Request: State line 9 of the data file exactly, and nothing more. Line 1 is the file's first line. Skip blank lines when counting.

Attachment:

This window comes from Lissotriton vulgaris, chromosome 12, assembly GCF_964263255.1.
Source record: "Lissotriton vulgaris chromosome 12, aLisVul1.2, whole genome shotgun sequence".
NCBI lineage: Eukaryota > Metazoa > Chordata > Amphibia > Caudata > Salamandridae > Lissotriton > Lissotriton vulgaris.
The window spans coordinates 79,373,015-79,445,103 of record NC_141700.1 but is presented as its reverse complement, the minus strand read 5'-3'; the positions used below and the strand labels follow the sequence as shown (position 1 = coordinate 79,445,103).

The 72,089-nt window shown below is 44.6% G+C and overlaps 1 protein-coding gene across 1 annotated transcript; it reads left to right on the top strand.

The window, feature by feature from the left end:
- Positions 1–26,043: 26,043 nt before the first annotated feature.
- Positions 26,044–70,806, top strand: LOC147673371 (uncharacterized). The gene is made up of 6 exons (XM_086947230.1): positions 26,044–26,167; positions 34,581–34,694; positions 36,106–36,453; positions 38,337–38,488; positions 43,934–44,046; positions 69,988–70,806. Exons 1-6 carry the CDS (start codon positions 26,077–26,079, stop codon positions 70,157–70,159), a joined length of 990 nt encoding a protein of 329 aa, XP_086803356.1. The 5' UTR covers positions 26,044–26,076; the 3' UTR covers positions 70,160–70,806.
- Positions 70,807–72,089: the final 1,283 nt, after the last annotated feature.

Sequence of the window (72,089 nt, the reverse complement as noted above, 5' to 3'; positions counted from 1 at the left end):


- Positions 70,807–72,089: the final 1,283 nt, after the last annotated feature.